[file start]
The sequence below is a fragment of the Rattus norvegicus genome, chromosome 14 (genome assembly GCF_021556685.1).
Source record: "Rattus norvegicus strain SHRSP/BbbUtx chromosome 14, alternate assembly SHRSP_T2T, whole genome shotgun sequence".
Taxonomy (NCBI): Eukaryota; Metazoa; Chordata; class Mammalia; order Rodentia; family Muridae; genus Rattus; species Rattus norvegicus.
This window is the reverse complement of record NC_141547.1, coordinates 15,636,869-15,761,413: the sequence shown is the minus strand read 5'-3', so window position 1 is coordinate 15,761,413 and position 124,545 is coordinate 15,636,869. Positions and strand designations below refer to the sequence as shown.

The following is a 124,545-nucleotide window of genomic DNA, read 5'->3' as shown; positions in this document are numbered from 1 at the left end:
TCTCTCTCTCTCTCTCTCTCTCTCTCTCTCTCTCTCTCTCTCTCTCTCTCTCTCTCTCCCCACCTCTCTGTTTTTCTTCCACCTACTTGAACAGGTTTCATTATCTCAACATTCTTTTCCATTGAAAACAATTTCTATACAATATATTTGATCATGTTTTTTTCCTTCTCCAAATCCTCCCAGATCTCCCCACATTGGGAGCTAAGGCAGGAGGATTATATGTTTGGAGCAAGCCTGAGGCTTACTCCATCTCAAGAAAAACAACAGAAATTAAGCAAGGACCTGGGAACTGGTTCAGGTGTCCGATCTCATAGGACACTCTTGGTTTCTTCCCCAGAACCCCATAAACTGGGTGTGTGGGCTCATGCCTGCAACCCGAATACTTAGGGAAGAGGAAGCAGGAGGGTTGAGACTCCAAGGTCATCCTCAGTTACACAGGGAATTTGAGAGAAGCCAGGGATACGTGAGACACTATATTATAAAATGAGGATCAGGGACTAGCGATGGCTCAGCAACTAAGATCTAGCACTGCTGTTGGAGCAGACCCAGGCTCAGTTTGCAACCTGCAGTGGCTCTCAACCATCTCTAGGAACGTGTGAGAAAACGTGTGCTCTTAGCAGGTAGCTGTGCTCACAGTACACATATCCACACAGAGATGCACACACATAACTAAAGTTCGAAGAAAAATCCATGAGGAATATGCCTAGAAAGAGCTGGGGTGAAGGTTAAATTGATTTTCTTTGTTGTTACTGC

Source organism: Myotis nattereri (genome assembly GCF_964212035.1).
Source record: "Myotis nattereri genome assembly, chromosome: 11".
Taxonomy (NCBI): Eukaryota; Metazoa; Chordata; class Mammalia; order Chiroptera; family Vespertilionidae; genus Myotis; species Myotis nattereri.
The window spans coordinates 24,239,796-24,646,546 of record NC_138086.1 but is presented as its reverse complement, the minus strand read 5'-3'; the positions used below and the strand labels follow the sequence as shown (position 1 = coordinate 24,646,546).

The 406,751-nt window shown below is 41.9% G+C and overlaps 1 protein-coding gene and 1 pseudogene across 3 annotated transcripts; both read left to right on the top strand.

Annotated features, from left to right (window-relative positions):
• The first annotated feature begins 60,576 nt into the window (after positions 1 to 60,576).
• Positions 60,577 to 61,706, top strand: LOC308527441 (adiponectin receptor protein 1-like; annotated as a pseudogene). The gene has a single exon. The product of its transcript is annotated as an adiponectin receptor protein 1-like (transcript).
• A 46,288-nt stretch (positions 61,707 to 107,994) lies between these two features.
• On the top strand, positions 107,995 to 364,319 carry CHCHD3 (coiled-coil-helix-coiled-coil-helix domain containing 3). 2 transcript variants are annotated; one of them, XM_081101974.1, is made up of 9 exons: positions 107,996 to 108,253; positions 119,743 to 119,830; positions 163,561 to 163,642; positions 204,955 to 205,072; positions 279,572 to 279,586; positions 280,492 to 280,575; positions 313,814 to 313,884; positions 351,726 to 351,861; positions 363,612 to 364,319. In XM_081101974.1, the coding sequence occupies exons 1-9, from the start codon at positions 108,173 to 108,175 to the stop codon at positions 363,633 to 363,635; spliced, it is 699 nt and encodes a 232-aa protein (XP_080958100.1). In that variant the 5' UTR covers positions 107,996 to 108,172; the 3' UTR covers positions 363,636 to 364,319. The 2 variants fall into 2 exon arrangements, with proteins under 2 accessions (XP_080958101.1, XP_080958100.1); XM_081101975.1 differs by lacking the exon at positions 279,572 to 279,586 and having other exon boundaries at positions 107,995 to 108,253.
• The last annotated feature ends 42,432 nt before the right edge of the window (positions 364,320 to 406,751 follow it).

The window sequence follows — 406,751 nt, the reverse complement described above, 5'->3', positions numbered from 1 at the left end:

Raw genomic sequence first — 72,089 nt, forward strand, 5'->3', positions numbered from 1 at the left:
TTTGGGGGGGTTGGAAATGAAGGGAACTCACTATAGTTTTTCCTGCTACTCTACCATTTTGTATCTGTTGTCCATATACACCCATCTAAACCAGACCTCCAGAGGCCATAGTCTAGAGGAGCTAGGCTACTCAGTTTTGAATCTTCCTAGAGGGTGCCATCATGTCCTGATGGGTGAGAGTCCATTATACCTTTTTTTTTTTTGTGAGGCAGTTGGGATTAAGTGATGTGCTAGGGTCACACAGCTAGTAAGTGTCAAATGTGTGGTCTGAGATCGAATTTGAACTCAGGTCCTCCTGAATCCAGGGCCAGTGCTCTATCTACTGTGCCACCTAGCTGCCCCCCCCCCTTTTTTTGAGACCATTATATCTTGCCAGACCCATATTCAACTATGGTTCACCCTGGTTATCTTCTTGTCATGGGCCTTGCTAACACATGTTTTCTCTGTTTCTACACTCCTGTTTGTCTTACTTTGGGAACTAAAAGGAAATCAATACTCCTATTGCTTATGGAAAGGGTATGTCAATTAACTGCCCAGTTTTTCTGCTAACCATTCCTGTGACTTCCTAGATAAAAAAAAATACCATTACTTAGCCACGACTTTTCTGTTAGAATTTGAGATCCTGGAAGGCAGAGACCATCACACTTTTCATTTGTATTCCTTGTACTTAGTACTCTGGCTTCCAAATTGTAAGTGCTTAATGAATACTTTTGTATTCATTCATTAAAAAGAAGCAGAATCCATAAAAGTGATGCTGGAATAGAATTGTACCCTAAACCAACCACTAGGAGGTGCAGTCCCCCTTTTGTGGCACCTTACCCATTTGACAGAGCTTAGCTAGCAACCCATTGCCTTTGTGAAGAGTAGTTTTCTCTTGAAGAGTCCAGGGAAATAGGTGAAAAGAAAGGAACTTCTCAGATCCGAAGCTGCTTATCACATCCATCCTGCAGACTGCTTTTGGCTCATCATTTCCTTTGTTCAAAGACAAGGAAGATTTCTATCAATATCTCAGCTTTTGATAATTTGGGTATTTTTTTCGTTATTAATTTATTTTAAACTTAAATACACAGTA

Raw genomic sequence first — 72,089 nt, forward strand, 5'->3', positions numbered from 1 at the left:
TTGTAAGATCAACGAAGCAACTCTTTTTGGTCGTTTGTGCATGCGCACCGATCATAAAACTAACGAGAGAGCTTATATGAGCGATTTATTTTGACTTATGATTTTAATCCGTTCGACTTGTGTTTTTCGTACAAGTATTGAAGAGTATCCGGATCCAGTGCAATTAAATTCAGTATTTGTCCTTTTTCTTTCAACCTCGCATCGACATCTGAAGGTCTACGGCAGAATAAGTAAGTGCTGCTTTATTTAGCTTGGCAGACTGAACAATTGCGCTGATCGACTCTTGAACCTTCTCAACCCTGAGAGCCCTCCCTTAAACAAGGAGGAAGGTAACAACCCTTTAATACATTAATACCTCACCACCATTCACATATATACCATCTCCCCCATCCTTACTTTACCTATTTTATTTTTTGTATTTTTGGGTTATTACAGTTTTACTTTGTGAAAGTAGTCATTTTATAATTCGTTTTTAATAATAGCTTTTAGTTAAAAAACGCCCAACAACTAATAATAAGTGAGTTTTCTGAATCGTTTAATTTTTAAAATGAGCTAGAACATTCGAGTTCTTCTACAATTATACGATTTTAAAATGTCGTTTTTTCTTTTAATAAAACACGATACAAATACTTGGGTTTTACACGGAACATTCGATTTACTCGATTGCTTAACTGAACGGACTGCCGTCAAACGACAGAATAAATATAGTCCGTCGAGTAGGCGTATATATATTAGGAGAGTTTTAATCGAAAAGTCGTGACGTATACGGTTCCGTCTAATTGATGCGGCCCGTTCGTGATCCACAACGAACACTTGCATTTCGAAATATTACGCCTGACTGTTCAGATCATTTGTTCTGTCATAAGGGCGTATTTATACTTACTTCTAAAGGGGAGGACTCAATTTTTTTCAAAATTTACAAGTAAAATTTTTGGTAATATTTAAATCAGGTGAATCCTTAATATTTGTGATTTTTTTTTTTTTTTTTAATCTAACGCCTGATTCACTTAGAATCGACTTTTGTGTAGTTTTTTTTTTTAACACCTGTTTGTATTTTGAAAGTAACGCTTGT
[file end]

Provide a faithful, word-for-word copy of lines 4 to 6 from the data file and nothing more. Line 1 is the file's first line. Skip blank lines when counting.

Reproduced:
This window is the reverse complement of record NC_141547.1, coordinates 15,636,869-15,761,413: the sequence shown is the minus strand read 5'-3', so window position 1 is coordinate 15,761,413 and position 124,545 is coordinate 15,636,869. Positions and strand designations below refer to the sequence as shown.

The following is a 124,545-nucleotide window of genomic DNA, read 5'->3' as shown; positions in this document are numbered from 1 at the left end:
TCTCTCTCTCTCTCTCTCTCTCTCTCTCTCTCTCTCTCTCTCTCTCTCTCTCTCTCTCCCCACCTCTCTGTTTTTCTTCCACCTACTTGAACAGGTTTCATTATCTCAACATTCTTTTCCATTGAAAACAATTTCTATACAATATATTTGATCATGTTTTTTTCCTTCTCCAAATCCTCCCAGATCTCCCCACATTGGGAGCTAAGGCAGGAGGATTATATGTTTGGAGCAAGCCTGAGGCTTACTCCATCTCAAGAAAAACAACAGAAATTAAGCAAGGACCTGGGAACTGGTTCAGGTGTCCGATCTCATAGGACACTCTTGGTTTCTTCCCCAGAACCCCATAAACTGGGTGTGTGGGCTCATGCCTGCAACCCGAATACTTAGGGAAGAGGAAGCAGGAGGGTTGAGACTCCAAGGTCATCCTCAGTTACACAGGGAATTTGAGAGAAGCCAGGGATACGTGAGACACTATATTATAAAATGAGGATCAGGGACTAGCGATGGCTCAGCAACTAAGATCTAGCACTGCTGTTGGAGCAGACCCAGGCTCAGTTTGCAACCTGCAGTGGCTCTCAACCATCTCTAGGAACGTGTGAGAAAACGTGTGCTCTTAGCAGGTAGCTGTGCTCACAGTACACATATCCACACAGAGATGCACACACATAACTAAAGTTCGAAGAAAAATCCATGAGGAATATGCCTAGAAAGAGCTGGGGTGAAGGTTAAATTGATTTTCTTTGTTGTTACTGC